House, Senate eateries won’t enforce DC vaccination mandate

Republican Rep. Massie rejected the District's mandate in a tweet: 'We will not show papers'

Chairs have been removed from the Dunkin Donuts in the Longworth House Office Building as part of COVID-19 mitigation steps.  (Bill Clark/CQ Roll Call)
Chairs have been removed from the Dunkin Donuts in the Longworth House Office Building as part of COVID-19 mitigation steps. (Bill Clark/CQ Roll Call)
Posted January 18, 2022 at 6:04pm

Lawmakers griping about needing to travel to the suburbs for food to avoid Washington’s new vaccination requirement won’t have to go far to get grub without proof of a jab. 

Eateries on both the Senate and House sides of the Capitol complex are continuing to serve masked and unmasked diners alike without proof of vaccination.

Just steps from the Capitol, proof of vaccination is required in addition to masks at many food establishments after a requirement from D.C. Mayor Muriel Bowser, a Democrat, went into effect over the weekend. The order affects visitors to eateries, bars, clubs, entertainment venues, recreation facilities like gyms, and other types of facilities. 

But Congress, which is not legally required to adhere to requirements set by its host city, can make its own rules. And there’s no indication the Capitol will require proof of vaccinaton for those who work on the Hill to get a bite to eat or use a congressional gym. 

“It's very concerning to me; indeed, it could be dangerous,” said D.C. Del. Eleanor Holmes Norton, a Democrat. “We're trying to prevent the spread and to move this virus finally out of, certainly the District and … indeed the country.”

A patchwork of Capitol rules and mandates leaves the thousands of employees in the decentralized and bitterly divided institution mostly left to do what they see fit as the omicron wave of COVID-19 continues.

“The District, which is looking out for the health and safety of residents, is doing the right things here with some success, but there's not a thing it can do about the Capitol,” Norton said. "And we don't see that either side of the Capitol is willing to do much.” 

Aparna Soni, an assistant professor at American University’s School of Public Affairs, said the various mask, vaccine and testing policies in places surrounding D.C. can quickly impact the District itself.

“If one city or state does not make serious attempts to reduce the spread of the virus, then infected people in that area who travel to D.C. can bring the virus with them, affecting D.C. residents as well,” she said, adding that a consistent and coordinated approach would be more effective in slowing virus transmission.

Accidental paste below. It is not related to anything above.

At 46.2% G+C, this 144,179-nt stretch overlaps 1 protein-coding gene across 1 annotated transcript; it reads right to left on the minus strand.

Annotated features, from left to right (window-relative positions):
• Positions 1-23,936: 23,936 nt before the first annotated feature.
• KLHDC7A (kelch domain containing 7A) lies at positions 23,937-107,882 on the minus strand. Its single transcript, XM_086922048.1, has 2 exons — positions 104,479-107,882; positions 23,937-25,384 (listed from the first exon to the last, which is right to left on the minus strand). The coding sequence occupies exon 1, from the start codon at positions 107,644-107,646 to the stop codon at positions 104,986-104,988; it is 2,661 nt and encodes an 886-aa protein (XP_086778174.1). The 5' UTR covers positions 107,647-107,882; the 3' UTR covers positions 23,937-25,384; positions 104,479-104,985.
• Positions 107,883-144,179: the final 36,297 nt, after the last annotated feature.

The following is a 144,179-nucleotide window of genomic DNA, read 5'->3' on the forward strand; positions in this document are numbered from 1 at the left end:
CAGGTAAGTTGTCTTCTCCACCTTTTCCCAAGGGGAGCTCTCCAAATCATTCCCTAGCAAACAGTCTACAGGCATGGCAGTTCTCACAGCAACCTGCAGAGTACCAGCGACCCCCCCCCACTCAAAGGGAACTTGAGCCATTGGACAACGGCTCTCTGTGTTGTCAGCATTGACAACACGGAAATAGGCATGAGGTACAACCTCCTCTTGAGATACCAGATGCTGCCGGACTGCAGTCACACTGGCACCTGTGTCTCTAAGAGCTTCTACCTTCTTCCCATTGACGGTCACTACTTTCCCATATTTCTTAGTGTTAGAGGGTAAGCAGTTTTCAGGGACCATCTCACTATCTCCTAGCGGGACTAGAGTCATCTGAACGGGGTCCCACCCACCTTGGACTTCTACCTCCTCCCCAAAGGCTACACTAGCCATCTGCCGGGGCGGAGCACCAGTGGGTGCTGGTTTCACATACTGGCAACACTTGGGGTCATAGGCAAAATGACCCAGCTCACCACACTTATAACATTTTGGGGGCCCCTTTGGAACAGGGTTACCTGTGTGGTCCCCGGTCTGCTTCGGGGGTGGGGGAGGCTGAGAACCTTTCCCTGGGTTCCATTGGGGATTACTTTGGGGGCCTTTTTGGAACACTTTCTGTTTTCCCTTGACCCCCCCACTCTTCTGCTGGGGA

House staff returned to eateries like Dunkin’ last week to find the chairs had been removed, along with other measures the House chief administrative officer imposed in hopes of slowing the spread of COVID-19. The CAO also encouraged takeout and ordering ahead through an app used by Sodexo, which manages the House-side dining services. But encouraging mask-wearing and takeout is all a contractor like Sodexo can do.

“Sodexo cannot establish their own vaccine mandate to require patrons of the House dining locations to be vaccinated,” CAO spokesman David O’Boyle said. “If Sodexo wanted to require its own employees to be vaccinated, they could do so. There is nothing from the House contract prohibiting them from doing so.”

Both unvaccinated and vaccinated people are required to mask up indoors in D.C. while shopping, riding public transit or entering common areas.

Bowser's proof-of-vaccination order does not extend to places like grocery stores, churches or parts of hotels, though the new rules prompted organizers of the “defeat the mandates” rally to block off hotels across the river in Virginia in protest, according to its website

The Office of the Attending Physician sent a memo earlier this month urging everyone in the House and Senate to wear more robust N95 and KN95 masks and to let staffers work from home. Unlike the House, the Senate does not require masks. 

Norton traded barbs with Rep. Thomas Massie, R-Ky., over the weekend, offering him sandwiches after he said his office wouldn’t comply with the new rules in the District. 

“We will not show papers. We will not order takeout from restaurants that require papers for dine in. We will get our food from Virginia or we will bring it to work,” part of Massie’s tweet said.

Norton said she hadn’t heard from Massie’s office yet but she’s still ready to provide grub. 

She even seemed ready to fill his preferred lunch order: “Ask him what he wants.”